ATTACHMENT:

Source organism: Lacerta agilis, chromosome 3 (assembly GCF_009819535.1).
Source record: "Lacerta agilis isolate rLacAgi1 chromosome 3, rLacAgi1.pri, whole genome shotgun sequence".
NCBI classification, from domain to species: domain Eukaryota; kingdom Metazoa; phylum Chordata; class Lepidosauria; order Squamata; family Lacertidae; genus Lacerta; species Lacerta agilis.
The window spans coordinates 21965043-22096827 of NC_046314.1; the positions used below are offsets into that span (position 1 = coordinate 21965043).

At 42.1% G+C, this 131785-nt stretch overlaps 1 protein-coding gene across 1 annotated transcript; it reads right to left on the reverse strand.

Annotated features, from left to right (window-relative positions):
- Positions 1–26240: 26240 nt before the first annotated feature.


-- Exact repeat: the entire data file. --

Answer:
Source organism: Lacerta agilis, chromosome 3 (assembly GCF_009819535.1).
Source record: "Lacerta agilis isolate rLacAgi1 chromosome 3, rLacAgi1.pri, whole genome shotgun sequence".
NCBI classification, from domain to species: domain Eukaryota; kingdom Metazoa; phylum Chordata; class Lepidosauria; order Squamata; family Lacertidae; genus Lacerta; species Lacerta agilis.
The window spans coordinates 21965043-22096827 of NC_046314.1; the positions used below are offsets into that span (position 1 = coordinate 21965043).

At 42.1% G+C, this 131785-nt stretch overlaps 1 protein-coding gene across 1 annotated transcript; it reads right to left on the reverse strand.

Annotated features, from left to right (window-relative positions):
- Positions 1–26240: 26240 nt before the first annotated feature.